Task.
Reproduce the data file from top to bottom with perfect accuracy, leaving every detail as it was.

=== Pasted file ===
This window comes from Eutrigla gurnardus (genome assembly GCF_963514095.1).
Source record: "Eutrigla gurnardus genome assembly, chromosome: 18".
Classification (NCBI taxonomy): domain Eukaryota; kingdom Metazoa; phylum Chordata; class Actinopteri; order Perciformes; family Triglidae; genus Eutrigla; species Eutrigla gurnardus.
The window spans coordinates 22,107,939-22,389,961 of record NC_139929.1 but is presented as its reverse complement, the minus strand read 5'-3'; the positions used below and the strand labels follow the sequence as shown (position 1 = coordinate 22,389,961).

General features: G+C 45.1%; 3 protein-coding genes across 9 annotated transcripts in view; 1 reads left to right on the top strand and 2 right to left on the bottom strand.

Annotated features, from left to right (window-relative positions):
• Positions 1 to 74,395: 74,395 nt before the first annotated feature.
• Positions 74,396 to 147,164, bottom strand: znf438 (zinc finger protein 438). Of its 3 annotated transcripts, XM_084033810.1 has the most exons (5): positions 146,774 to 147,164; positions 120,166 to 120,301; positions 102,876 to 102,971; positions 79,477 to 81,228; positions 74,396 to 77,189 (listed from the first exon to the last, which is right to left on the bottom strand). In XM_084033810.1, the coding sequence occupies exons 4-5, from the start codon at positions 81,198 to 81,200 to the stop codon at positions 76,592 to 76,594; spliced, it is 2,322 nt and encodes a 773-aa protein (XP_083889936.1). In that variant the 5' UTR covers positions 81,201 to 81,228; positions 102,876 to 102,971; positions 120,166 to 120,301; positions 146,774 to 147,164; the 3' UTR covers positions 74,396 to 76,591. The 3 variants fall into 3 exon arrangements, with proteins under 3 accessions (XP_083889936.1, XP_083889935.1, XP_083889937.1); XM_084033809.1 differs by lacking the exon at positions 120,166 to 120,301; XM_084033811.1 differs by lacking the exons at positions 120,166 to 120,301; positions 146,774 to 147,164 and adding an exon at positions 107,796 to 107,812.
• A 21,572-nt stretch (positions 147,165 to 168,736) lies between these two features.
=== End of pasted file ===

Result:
This window comes from Eutrigla gurnardus (genome assembly GCF_963514095.1).
Source record: "Eutrigla gurnardus genome assembly, chromosome: 18".
Classification (NCBI taxonomy): domain Eukaryota; kingdom Metazoa; phylum Chordata; class Actinopteri; order Perciformes; family Triglidae; genus Eutrigla; species Eutrigla gurnardus.
The window spans coordinates 22,107,939-22,389,961 of record NC_139929.1 but is presented as its reverse complement, the minus strand read 5'-3'; the positions used below and the strand labels follow the sequence as shown (position 1 = coordinate 22,389,961).

General features: G+C 45.1%; 3 protein-coding genes across 9 annotated transcripts in view; 1 reads left to right on the top strand and 2 right to left on the bottom strand.

Annotated features, from left to right (window-relative positions):
• Positions 1 to 74,395: 74,395 nt before the first annotated feature.
• Positions 74,396 to 147,164, bottom strand: znf438 (zinc finger protein 438). Of its 3 annotated transcripts, XM_084033810.1 has the most exons (5): positions 146,774 to 147,164; positions 120,166 to 120,301; positions 102,876 to 102,971; positions 79,477 to 81,228; positions 74,396 to 77,189 (listed from the first exon to the last, which is right to left on the bottom strand). In XM_084033810.1, the coding sequence occupies exons 4-5, from the start codon at positions 81,198 to 81,200 to the stop codon at positions 76,592 to 76,594; spliced, it is 2,322 nt and encodes a 773-aa protein (XP_083889936.1). In that variant the 5' UTR covers positions 81,201 to 81,228; positions 102,876 to 102,971; positions 120,166 to 120,301; positions 146,774 to 147,164; the 3' UTR covers positions 74,396 to 76,591. The 3 variants fall into 3 exon arrangements, with proteins under 3 accessions (XP_083889936.1, XP_083889935.1, XP_083889937.1); XM_084033809.1 differs by lacking the exon at positions 120,166 to 120,301; XM_084033811.1 differs by lacking the exons at positions 120,166 to 120,301; positions 146,774 to 147,164 and adding an exon at positions 107,796 to 107,812.
• A 21,572-nt stretch (positions 147,165 to 168,736) lies between these two features.